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When reading a recent column (“Reform welfare for able-bodied,” April 27), I was hopeful to find a unique perspective. Unfortunately, like most of the current communication on the subject, I discovered the writer starts from a flawed perspective. Benefits are determined using the half-century-old Federal Poverty Guidelines. It accounts for food in a household, no matter the size, and does not consider any other expenses. 

The Federal Poverty Guidelines are old, inaccurate and in need of replacement. The Self Sufficiency Standard for Michigan, commissioned by the Food Bank Council of Michigan, accurately and appropriately depicts the basic needs of over 700 household types across all 83 Michigan counties. It includes rent, child care, utilities, insurance, taxes and, of course, food. The Standard breaks down the salary necessary for self-sufficiency based on household size and accounts for the age and, therefore, needs of any dependents. It is accurate, current and ensures we start with the right information to determine who needs help, how much help they need and for how long. 

Want to know why we are frustrated with low employment and yet the number of people needing assistance remains high? We measure wrong, and we measure wrong because we are using an inaccurate tool. Until we have influencers willing to accept the first responsibility of leadership, to accurately define reality and replace the flawed Federal Poverty Guidelines, we will continue to be frustrated and attempt to fix the blame rather than fix the problem.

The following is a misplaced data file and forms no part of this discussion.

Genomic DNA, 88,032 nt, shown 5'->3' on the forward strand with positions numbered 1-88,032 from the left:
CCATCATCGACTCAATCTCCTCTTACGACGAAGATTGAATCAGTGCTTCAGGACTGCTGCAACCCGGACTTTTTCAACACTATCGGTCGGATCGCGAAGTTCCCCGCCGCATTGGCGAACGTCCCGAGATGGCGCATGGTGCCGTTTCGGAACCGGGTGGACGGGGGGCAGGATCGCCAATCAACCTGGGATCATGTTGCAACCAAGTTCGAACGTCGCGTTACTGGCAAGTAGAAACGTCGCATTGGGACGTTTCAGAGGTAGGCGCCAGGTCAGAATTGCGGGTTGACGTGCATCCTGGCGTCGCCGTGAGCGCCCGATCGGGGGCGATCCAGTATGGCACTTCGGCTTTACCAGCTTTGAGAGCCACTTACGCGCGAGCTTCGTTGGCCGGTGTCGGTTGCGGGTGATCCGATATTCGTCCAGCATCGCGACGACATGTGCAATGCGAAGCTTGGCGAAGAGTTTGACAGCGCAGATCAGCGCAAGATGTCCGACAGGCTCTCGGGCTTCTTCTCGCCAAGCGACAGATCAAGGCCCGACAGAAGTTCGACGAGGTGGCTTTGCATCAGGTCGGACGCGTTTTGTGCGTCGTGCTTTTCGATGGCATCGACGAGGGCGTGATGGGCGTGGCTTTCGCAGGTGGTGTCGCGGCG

Replacing the antiquated Federal Poverty Guidelines will take political courage and a lot of it. Essentially, the number of people in need will swell because the gap between the two instruments, the federal guidelines and Self Sufficiency Standard, will reveal that we have many working families over the poverty measures in Michigan, but they remain a long way from self-sufficiency. 

There is no question the Food Bank Council of Michigan values work and believes everyone who can work should do so. Work requirements, whether from the Welfare Reform Act of 1996 or the current round of deliberations, must recognize the position they put working families in. 

Famously, Ronald Reagan once stated the “best social program was a job.” This mantra has always been embraced in our work. 

Once a person reaches $11.50 per hour, according to a Michigan Department of Health and Human Services study, they become ineligible for any benefits. In fact, they must make an incredible $17.50 per hour to be level with the benefits received while making $11.50 per hour. This policy and practice de-incentivizes work. To increase your hourly wage by $6 per hour is a gradual climb and so should the descaling of benefits. These policies and practices that drop people off the financial cliff should be as gradual as the climb up. Let’s reward work and help people keep parts of their benefits longer so they can leverage themselves to self-sufficiency. 

Dr. Phillip Knight, executive director

Food Bank Council of Michigan

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